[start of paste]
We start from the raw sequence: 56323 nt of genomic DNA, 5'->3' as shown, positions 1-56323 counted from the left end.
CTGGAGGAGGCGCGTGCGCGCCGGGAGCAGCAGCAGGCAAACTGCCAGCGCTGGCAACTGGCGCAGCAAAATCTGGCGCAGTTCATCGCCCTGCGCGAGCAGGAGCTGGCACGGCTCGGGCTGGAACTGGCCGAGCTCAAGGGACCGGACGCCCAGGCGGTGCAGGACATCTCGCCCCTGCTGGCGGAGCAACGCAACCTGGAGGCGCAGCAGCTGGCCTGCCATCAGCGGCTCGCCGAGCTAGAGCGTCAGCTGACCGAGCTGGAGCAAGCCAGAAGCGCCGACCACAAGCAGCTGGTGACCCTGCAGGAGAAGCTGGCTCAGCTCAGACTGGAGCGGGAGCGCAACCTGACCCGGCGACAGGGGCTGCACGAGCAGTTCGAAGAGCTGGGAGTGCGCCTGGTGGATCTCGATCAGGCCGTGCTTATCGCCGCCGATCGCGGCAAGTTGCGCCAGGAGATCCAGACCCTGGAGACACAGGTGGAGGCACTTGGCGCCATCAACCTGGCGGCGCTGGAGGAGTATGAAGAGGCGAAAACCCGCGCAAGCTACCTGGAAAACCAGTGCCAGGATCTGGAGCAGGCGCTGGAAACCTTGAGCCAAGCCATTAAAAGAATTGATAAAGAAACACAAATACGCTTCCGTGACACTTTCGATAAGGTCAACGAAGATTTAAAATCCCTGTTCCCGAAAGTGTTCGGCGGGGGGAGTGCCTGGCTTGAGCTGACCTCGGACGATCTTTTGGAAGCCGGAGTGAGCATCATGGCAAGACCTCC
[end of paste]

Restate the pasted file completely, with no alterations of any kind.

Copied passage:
We start from the raw sequence: 56323 nt of genomic DNA, 5'->3' as shown, positions 1-56323 counted from the left end.
CTGGAGGAGGCGCGTGCGCGCCGGGAGCAGCAGCAGGCAAACTGCCAGCGCTGGCAACTGGCGCAGCAAAATCTGGCGCAGTTCATCGCCCTGCGCGAGCAGGAGCTGGCACGGCTCGGGCTGGAACTGGCCGAGCTCAAGGGACCGGACGCCCAGGCGGTGCAGGACATCTCGCCCCTGCTGGCGGAGCAACGCAACCTGGAGGCGCAGCAGCTGGCCTGCCATCAGCGGCTCGCCGAGCTAGAGCGTCAGCTGACCGAGCTGGAGCAAGCCAGAAGCGCCGACCACAAGCAGCTGGTGACCCTGCAGGAGAAGCTGGCTCAGCTCAGACTGGAGCGGGAGCGCAACCTGACCCGGCGACAGGGGCTGCACGAGCAGTTCGAAGAGCTGGGAGTGCGCCTGGTGGATCTCGATCAGGCCGTGCTTATCGCCGCCGATCGCGGCAAGTTGCGCCAGGAGATCCAGACCCTGGAGACACAGGTGGAGGCACTTGGCGCCATCAACCTGGCGGCGCTGGAGGAGTATGAAGAGGCGAAAACCCGCGCAAGCTACCTGGAAAACCAGTGCCAGGATCTGGAGCAGGCGCTGGAAACCTTGAGCCAAGCCATTAAAAGAATTGATAAAGAAACACAAATACGCTTCCGTGACACTTTCGATAAGGTCAACGAAGATTTAAAATCCCTGTTCCCGAAAGTGTTCGGCGGGGGGAGTGCCTGGCTTGAGCTGACCTCGGACGATCTTTTGGAAGCCGGAGTGAGCATCATGGCAAGACCTCC